Vikings look to pressure Rodgers
By Chip Scoggins
Vikings safety Darren Sharper knew what was coming so he started with a joke.
"I forgot who we’re playing this week," he said.
Funny, except a lot of the conversation inside the Vikings’ locker room on Thursday focused on who they’re not playing. As in No. 4, Brett Favre, the former Green Bay Packers quarterback and future Hall of Famer who terrorized the Vikings in recent years but is no longer roaming Lambeau Field after the credits rolled on his little soap opera this summer.
Vikings kicker and former Packer Ryan Longwell put it succinctly: "It will just be weird not seeing Brett there."
Gone but not forgotten, Favre’s legacy will cast a wide shadow over the Vikings-Packers clash in the season opener in Green Bay on Monday night.
Favre’s playing Broadway now, replaced by fourth-year quarterback Aaron Rodgers, whose first NFL start undoubtedly will be scrutinized to the nth degree.
"It’s going to be a lot of pressure," Sharper said.
"Not just from him trying to replace a legend but from what we’re going to apply to him. Not saying that as far as trying to talk any trash. But playing against a team on Monday night, a defense as good as ours, it’s going to be a different tone than what you saw in the preseason. We definitely want it to be some pressure."
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"I know he’s been in the league for three seasons, but this is his first year starting," defensive end Jared Allen said. "What a scene to be put into: Vikings-Packers, Monday Night football."
Favre certainly knew the drill. He had a 12-3 career record against the Vikings at Lambeau during the regular season and was 4-0 against them during Vikings coach Brad Childress’ tenure. Favre completed 62.8 percent of his passes for 1,327 yards and seven touchdowns with two interceptions in those four meetings.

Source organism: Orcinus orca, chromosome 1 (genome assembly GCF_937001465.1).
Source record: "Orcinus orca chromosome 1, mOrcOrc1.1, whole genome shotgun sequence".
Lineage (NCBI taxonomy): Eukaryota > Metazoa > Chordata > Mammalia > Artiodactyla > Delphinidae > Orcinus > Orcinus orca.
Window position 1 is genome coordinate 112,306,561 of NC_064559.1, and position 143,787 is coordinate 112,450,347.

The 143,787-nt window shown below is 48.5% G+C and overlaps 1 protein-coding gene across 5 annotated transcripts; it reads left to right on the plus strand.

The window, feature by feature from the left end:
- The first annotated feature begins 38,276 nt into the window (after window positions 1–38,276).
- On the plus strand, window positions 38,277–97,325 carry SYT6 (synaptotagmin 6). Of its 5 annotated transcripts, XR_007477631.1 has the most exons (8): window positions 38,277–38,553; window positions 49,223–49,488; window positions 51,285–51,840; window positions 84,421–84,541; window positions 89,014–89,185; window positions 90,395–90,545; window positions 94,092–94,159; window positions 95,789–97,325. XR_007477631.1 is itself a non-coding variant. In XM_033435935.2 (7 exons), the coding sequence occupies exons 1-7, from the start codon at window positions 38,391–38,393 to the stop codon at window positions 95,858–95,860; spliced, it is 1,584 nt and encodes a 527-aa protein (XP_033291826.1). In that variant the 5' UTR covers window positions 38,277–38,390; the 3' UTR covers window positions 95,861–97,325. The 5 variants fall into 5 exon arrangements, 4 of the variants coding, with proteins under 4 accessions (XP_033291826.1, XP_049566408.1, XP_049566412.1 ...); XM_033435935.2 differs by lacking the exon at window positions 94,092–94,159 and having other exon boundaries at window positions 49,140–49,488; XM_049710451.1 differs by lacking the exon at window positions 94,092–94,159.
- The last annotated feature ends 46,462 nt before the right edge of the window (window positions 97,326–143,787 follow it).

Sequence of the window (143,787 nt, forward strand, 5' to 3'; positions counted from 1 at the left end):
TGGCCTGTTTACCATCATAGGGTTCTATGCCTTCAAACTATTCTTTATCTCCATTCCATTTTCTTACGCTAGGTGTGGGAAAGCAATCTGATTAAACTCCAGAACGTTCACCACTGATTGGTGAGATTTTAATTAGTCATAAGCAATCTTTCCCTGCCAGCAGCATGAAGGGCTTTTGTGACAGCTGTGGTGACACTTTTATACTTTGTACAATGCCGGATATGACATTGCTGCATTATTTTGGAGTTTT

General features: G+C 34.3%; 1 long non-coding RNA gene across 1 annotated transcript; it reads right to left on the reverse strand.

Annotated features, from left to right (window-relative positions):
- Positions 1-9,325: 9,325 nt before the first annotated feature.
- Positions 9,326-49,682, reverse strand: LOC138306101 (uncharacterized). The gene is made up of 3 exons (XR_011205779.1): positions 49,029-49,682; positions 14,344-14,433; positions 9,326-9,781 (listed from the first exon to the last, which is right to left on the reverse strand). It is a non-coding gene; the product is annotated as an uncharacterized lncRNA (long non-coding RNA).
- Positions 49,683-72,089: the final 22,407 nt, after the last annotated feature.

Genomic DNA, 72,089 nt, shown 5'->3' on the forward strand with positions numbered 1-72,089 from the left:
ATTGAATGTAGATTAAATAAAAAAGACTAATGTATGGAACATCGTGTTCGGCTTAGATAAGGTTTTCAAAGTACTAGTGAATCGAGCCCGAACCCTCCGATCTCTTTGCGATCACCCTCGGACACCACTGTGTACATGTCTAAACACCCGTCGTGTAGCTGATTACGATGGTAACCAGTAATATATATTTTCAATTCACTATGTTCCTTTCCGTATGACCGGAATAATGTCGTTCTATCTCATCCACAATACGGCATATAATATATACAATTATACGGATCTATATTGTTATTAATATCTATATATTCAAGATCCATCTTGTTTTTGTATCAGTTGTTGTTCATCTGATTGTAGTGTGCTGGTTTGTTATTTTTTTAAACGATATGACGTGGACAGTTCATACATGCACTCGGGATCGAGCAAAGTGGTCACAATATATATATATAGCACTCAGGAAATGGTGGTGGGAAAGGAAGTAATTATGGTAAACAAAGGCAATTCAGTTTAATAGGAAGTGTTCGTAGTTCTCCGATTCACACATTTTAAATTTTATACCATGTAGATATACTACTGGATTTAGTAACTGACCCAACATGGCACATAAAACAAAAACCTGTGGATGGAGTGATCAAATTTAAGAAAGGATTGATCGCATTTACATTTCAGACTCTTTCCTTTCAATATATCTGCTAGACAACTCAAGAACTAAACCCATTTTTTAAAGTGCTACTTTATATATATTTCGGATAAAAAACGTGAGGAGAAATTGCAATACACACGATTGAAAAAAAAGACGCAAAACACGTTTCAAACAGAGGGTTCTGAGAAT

The Vikings say they won’t miss Favre’s quick trigger and ability to escape trouble with an unconventional play.
"You’re talking about Brett Favre," defensive end Brian Robison said. "He can pretty much do anything. You’re talking about a guy who’s been in the league almost 20 years. He’s the type of guy who could make plays that shouldn’t be made."
Said Sharper: "With Brett, it can come from anywhere. He was great at improvisation. That’s what made him great but that’s what also got him into a little bit of trouble. One thing Aaron definitely doesn’t want to do is try and emulate Brett because Brett is a unique quarterback."
It’s unlikely Rodgers will adopt the same free-wheeling approach as Favre. He’s not exactly a wide-eyed rookie, but he’s played in only seven games and attempted 59 total passes in three seasons. Thus, the game plan for the Vikings is simple: make him jumpy.
Want to disrupt timing
"You have to put pressure on him," Allen said. "You have to force him to beat you. Whatever quarterback it is, you always want to get pressure on him and hopefully get into his head and rattle him."
Even more so for a guy making his first start on Monday Night Football in place of a legend.
"Definitely get to him early and make him get happy feet," defensive end Ray Edwards said. "If we can make him get happy feet I think that will make the game a whole lot easier for us because he’s thinking about the rush instead of where he’s going with the ball."
The Vikings say they can’t underestimate Rodgers though. He might not be Favre, but he has a strong arm and plenty of talent surrounding him.
"It’s on us to disrupt his timing," Allen said. "We can’t allow him to sit back there and get into a rhythm and make those throws on time. We’ll see if he has any Brett Favre-like plays in him."